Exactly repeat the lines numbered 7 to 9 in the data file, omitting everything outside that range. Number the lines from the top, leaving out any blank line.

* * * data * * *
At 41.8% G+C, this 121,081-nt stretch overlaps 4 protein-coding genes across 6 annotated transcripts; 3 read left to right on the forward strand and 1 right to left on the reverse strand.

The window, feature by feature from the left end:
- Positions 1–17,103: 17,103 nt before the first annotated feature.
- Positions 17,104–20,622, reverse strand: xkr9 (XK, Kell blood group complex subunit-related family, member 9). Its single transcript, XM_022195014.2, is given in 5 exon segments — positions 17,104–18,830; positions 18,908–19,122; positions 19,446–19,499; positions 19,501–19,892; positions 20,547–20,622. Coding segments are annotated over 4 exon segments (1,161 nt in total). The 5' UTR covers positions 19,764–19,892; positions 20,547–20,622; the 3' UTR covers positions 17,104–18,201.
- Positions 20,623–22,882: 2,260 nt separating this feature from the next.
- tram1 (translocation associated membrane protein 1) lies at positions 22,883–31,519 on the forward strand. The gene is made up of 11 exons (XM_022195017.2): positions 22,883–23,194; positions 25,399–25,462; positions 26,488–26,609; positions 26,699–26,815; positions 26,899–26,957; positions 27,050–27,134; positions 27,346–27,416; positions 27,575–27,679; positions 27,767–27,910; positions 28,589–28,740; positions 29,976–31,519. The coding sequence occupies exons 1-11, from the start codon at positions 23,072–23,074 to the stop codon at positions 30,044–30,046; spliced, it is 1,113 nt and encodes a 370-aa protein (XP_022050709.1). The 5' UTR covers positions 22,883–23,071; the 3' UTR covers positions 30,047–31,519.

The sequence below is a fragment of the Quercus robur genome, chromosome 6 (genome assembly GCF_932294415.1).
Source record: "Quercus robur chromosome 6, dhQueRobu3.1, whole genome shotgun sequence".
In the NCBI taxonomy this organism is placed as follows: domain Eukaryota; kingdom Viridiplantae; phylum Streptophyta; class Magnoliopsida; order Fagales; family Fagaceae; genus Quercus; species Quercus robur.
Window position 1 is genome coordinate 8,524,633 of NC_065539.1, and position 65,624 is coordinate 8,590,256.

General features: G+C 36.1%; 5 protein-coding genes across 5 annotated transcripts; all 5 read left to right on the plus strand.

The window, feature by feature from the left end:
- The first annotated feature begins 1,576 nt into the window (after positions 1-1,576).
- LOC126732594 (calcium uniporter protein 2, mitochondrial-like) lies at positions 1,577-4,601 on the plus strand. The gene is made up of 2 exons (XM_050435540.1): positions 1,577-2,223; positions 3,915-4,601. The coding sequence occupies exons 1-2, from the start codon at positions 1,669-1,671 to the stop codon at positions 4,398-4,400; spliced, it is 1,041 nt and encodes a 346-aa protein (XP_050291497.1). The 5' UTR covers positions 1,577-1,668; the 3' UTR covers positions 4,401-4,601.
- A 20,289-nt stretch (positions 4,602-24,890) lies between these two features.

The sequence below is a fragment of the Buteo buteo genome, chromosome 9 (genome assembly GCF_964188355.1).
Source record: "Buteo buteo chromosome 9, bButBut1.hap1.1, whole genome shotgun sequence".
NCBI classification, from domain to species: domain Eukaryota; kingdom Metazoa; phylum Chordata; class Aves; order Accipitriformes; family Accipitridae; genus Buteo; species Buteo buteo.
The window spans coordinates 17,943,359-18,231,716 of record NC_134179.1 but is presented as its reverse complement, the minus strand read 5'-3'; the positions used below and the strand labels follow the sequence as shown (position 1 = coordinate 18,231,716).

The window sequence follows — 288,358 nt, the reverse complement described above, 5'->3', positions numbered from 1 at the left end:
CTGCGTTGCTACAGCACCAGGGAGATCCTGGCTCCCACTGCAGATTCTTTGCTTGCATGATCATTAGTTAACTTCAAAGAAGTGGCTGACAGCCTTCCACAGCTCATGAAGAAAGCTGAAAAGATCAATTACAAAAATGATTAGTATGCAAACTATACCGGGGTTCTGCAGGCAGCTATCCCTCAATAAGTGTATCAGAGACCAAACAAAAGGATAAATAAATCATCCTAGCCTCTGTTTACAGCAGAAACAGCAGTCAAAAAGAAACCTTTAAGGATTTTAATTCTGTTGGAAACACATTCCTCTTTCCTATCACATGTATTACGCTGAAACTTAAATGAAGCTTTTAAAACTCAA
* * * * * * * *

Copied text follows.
The sequence below is a fragment of the Quercus robur genome, chromosome 6 (genome assembly GCF_932294415.1).
Source record: "Quercus robur chromosome 6, dhQueRobu3.1, whole genome shotgun sequence".
In the NCBI taxonomy this organism is placed as follows: domain Eukaryota; kingdom Viridiplantae; phylum Streptophyta; class Magnoliopsida; order Fagales; family Fagaceae; genus Quercus; species Quercus robur.